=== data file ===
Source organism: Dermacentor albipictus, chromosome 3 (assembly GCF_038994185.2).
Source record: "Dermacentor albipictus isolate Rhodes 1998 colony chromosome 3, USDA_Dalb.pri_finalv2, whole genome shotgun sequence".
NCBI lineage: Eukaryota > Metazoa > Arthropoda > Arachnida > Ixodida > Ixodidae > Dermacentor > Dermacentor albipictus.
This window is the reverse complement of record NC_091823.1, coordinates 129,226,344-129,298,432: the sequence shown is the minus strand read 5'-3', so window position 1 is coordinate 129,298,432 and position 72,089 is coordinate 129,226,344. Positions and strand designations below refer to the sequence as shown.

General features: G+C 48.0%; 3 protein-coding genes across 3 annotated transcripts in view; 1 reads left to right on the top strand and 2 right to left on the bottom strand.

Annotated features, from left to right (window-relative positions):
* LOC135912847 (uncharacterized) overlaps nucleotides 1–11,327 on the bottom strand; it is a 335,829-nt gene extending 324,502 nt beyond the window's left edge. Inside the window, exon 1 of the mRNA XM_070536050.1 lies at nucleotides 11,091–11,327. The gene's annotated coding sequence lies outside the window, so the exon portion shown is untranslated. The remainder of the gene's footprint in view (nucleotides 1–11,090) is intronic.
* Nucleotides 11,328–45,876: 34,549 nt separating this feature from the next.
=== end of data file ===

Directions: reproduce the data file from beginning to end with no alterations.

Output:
Source organism: Dermacentor albipictus, chromosome 3 (assembly GCF_038994185.2).
Source record: "Dermacentor albipictus isolate Rhodes 1998 colony chromosome 3, USDA_Dalb.pri_finalv2, whole genome shotgun sequence".
NCBI lineage: Eukaryota > Metazoa > Arthropoda > Arachnida > Ixodida > Ixodidae > Dermacentor > Dermacentor albipictus.
This window is the reverse complement of record NC_091823.1, coordinates 129,226,344-129,298,432: the sequence shown is the minus strand read 5'-3', so window position 1 is coordinate 129,298,432 and position 72,089 is coordinate 129,226,344. Positions and strand designations below refer to the sequence as shown.

General features: G+C 48.0%; 3 protein-coding genes across 3 annotated transcripts in view; 1 reads left to right on the top strand and 2 right to left on the bottom strand.

Annotated features, from left to right (window-relative positions):
* LOC135912847 (uncharacterized) overlaps nucleotides 1–11,327 on the bottom strand; it is a 335,829-nt gene extending 324,502 nt beyond the window's left edge. Inside the window, exon 1 of the mRNA XM_070536050.1 lies at nucleotides 11,091–11,327. The gene's annotated coding sequence lies outside the window, so the exon portion shown is untranslated. The remainder of the gene's footprint in view (nucleotides 1–11,090) is intronic.
* Nucleotides 11,328–45,876: 34,549 nt separating this feature from the next.